The ISC2’s Cyber Workforce Study is filled with interesting data and trends. If you’re not familiar with ISC2 (International Information System Security Certification Consortium), it is a non profit organization that specializes in industry security certifications. Their Certified Information Systems Security Professional (CISSP) is often sought after by employers look for mid to high level security managers.

Cyber Workforce Study

The 84 page study, while sponsored by ISC2, doesn’t really have the infomercial feel to it one might expect from a certifying body. The first part of the study focuses on the supply/demand of the cybersecurity industry. Fortunately, for most of the world’s cyber job seekers, both the number of jobs and gap between demand/supply grew last year. The world average shows an 8.7% increase in new jobs and a 12.6% increase in the demand/supply gap. In the United States along. In the United States the jobs increased by 11.3% and the gap by 19.7%.  However, the gap is qualified with some bad news: many organizations have made cutbacks involving hiring freezes and layoffs meaning some of those numbers are self-inflicted. This does not mean the demand is not still there. The most cutbacks were felt by Latin American countries, which actually had negative jobs and demand, contrary to the rest of the world. Entertainment, construction, software development and the automotive industry were hit hardest with cyber workforce cutbacks, while the military, governments of all levels, education and aerospace were not severely impacted.

Feedback from Cyber Professionals

The second part of the study involves interviews and survey questions of nearly 15,000 cyber professionals across the world. As you may imagine, a prevailing theme is while there are less employees to perform the work, the threat landscape has actually became significantly more severe over the past year. Some other dominant opinions include:

  • Over 70% of respondents agree that periods of economic uncertainty increase the risk of malicious insiders. This could mean people who have lost their job, are in fear of losing their job, or see an opportunity to take advantage of short-staffed operations.
  • Surprisingly, job satisfaction did not decrease markedly over the past year despite cutbacks. Why that is may have to do with more opportunities for employees to move within the organization, perhaps fulfilling multiple roles.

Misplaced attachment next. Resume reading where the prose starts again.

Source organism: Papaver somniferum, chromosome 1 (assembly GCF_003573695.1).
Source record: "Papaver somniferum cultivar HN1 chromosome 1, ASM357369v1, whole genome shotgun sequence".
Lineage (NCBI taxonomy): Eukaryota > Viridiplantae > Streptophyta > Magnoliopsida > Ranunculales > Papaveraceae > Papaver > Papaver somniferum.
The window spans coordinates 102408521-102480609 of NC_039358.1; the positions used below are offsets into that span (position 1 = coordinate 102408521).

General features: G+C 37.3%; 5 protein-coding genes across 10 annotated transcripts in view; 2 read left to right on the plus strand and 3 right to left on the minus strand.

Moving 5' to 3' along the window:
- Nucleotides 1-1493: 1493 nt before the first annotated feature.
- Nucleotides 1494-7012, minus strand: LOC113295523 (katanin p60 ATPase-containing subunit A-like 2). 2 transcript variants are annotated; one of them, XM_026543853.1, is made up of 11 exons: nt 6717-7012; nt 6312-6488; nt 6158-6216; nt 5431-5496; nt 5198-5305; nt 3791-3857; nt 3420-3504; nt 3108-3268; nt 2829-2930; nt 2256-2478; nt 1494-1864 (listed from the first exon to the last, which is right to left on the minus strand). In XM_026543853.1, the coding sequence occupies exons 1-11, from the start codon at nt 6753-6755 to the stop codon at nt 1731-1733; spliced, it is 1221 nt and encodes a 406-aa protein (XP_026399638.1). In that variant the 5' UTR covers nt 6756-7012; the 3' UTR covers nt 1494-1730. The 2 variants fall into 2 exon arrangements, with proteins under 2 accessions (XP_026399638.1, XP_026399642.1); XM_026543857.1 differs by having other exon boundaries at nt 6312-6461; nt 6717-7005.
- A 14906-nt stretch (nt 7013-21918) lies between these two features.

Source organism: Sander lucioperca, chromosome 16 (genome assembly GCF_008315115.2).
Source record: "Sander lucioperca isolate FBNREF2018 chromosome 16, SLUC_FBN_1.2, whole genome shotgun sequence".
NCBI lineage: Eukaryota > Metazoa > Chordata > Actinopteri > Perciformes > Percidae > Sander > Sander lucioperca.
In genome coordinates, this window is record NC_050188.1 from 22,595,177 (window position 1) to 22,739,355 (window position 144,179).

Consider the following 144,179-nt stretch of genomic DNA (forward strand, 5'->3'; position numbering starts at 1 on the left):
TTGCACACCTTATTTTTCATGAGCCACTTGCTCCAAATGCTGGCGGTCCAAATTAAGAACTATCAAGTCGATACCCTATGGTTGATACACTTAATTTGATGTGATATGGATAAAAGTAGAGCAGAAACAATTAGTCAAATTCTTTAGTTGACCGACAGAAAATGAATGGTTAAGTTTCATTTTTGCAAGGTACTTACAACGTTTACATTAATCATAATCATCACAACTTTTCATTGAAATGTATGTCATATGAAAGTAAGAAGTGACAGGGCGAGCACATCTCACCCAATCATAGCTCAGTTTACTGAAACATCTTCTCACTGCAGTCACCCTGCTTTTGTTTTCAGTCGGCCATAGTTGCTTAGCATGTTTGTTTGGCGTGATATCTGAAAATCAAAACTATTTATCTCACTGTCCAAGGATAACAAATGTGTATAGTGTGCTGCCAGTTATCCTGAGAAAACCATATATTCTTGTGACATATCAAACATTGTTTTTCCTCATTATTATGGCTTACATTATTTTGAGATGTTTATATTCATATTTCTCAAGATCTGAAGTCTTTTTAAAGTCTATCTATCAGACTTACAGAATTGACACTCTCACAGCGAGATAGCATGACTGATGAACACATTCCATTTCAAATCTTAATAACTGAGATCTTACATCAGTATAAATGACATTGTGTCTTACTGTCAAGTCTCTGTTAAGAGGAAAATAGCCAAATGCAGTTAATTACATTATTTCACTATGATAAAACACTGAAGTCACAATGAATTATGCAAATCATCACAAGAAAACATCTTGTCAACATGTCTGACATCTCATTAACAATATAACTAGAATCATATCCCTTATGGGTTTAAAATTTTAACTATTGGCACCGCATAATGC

• More workers that are new are entering the field with a Bachelor’s degree and are less likely to have worked in IT positions in their previous jobs. This is a positive sign for both higher education and those who wish to make a career change, however, employers still favor experience over degrees for the most part. Of interest is that there is a greater need for communication skills amongst cyber workers.
  • Cloud computing is an in demand skill that employers are having a difficult time filling.
  • Gender gaps continue to exist at every age level. In the United States, Canada and Great Britain, females only constitute 20% of the age 30-38 cyber workforce, however that number jumps by 4% in the under 30 category.

As for the 500-pound digital gorilla in the room, Artificial Intelligence and Machine Learning Skills are in demand, however nearly 85% of the professionals surveyed have little to moderate knowledge or experience in the field. AI is also concerning to employees in that, according to most, there is little education or regulation in the field.

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Joe Jabara, JD, is the Director, of the Hub, For Cyber Education and Awareness, Wichita State University. He also serves as an adjunct faculty at two other universities teaching Intelligence and Cyber Law. Prior to his current job, he served 30 years in the Air Force, Air Force Reserve, and Kansas Air National Guard. His last ten years were spent in command/leadership positions, the bulk of which were at the 184th Intelligence Wing as Vice Commander.